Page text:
Software Engineer Position: Riot for intermittent energy-harvesting systems

A sofware engineer position is available at CITI-lab (INSA Lyon) on porting Riot to intermittent energy-harvesting platforms More details below or at this link:

Best regards, -Guillaume Salagnac

Software Engineer Position – Embedded Operating System Development Title Integrating Sytare persistence support in the RIOT operating system Keywords Embedded Software, Microcontroller, Energy Harvesting, Checkpointing Location CITI laboratory, INSA Lyon, France Funding 2-year INRIA contract (starting ASAP) with a gross salary of ∼2500€ per month. Contact please write to both <> and <>

Summary The context of this work is the design and study of operating systems for the Internet of Things (IoT). We are interested in an emerging class of IoT platforms which rely on harvesting energy from their environment (solar, heat, radio). Such systems have to deal with vastly different constraints compared to more traditional networked embedded systems powered by a battery. In addition to minimizing energy consumption in general, the system must also be able to survive power failures due to unfavourable conditions. These hypotheses have a significant impact on many aspects of system design, including software development. Since 2015, the CITI lab develops Sytare, a proof-of-concept operating system layer targetted at such intermittent platforms. The goal of this project is to integrate the persistence features from Sytare in the RIOT operating system.

Project Description The RIOT operating system ( is developed since 2013 by an international community of open-source developers, co-founded by INRIA, Hamburg University of Applied Sciences, and Freie Universitaet Berlin. Its main objective is to become the go-to software platform for IoT projects. RIOT enables any programmer to develop applications on typical IoT devices, with no learning curve, assuming prior experience with POSIX and Linux. In this project, we aim at extenting RIOT with support for more “exotic” embedded platforms based on Non-Volatile RAM (NVRAM). The idea is to allow the platform to shutdown and turn back on when power becomes available again, while not requiring a software reboot. The Sytare project ( is an attempt at designing a minimalist OS for small embedded systems with intermittent power. The system is based on the idea of state checkpointing: power failures are detected in advance, and all system state (hardware peripherals, application software) is saved to NVRAM. When power comes back on, system state is restored and execution resumes transparently.

The main goal of this work is to integrate these persistence mechanisms into RIOT. This includes tasks such as: • Port RIOT to NVRAM-based microcontrollers e.g. the Texas Instruments MSP430FR5969. This will require extending the build system of RIOT to use the msp430-elf toolchain which supports NVRAM-based platforms. • Implement sytare-like checkpointing mechanisms in RIOT. We are interested in both a Normally-Off paradigm (in which the OS decides to shut down in order to save energy) and in a Transient-Power paradigm (in which power failures are frequent and unexpected because of energy harvesting). • Carry out performance tests to validate and evaluate the implementation. We have a hardware testbench which is able to simulate energy harvesting conditions in a controlled way, enabling for reproducible experiments. All the source code produced during the project will be published as open source. In particular, we aim for the contributions listed above to be merged and maintained within the master branch of RIOT.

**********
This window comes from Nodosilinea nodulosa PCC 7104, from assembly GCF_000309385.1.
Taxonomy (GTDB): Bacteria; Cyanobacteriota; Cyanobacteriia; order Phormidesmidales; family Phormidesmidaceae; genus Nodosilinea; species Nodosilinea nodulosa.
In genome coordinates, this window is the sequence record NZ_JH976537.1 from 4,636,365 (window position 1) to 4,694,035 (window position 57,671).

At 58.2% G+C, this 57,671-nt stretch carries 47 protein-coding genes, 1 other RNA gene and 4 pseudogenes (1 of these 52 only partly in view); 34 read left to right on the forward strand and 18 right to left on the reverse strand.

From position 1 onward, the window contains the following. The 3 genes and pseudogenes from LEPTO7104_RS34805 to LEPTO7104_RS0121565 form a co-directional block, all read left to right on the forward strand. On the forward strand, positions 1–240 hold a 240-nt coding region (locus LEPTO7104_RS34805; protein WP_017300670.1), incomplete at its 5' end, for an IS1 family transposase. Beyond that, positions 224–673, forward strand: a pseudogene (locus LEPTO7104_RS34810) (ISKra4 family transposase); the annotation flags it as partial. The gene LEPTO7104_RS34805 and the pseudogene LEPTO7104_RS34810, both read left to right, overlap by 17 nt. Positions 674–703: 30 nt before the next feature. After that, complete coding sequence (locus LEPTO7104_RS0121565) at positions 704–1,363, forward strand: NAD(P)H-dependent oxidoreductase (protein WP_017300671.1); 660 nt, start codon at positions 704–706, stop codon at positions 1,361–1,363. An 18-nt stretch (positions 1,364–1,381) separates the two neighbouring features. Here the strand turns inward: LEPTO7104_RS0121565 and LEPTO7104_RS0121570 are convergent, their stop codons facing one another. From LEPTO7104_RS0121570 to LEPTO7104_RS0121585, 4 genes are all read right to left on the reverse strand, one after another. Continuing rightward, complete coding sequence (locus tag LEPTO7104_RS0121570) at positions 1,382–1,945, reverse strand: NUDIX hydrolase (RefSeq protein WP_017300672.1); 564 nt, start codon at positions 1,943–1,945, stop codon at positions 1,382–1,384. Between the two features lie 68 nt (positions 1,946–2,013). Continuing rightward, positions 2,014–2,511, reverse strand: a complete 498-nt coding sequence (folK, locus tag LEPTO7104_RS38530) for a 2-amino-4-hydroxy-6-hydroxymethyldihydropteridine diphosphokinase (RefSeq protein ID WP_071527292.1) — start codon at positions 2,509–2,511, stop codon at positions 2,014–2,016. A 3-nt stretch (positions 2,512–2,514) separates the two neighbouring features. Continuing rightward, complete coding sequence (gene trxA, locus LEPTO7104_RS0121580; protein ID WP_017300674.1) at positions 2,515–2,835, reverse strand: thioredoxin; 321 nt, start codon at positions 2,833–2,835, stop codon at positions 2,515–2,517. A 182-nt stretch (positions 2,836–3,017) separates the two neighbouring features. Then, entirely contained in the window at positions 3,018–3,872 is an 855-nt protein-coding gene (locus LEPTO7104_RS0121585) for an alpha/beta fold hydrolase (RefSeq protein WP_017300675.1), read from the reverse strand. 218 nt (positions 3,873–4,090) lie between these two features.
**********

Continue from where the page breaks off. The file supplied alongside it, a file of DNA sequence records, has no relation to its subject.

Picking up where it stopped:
Requirements Qualification Graduate degree in Computer Science, Electrical Engineering, or related area

Skills • Strong background in computer architecture and/or operating systems – Embedded software development: bare-metal C, assembly, cross-development – General software engineering: Linux scripting, make, git • Some background in electrical engineering: read electronics schematics, use an oscilloscope • Ability to work in a research environment: read and understand academic papers, balance between autonomy and teamwork, good communication skills • Working fluency in English. French is also helpful but not required

Context The CITI laboratory is is an academic research laboratory associated with INSA-Lyon and INRIA. Our research activities bring together networking, digital radio, middleware, security and embedded systems, while trying to fill in the gap between purely technology-driven research and fundamental studies. The full cross-layer expertise on wireless systems the CITI acquired during the past decade makes it a very original, challenging and almost unique place in France. Innovative results have been obtained in crossing points between these research areas, like multi-hop routing, wireless planning, ambient services management, communication board modeling, or wireless sensor networks.

INRIA, the French National Institute for computer science and applied mathematics, promotes “scientific excellence for technology transfer and society”. The Grenoble Rhône-Alpes Research Center groups together about 800 people in 35 research teams and 9 research support departments. Staff is localized on 5 campuses in Grenoble and Lyon, in close collaboration with labs, research and higher education institutions in Grenoble and Lyon, but also with the economic players in these areas. Present in the fields of software, high-performance computing, Internet of things, image and data, but also simulation in oceanography and biology, it participates at the best level of international scientific achievements and collaborations in both Europe and the rest of the world

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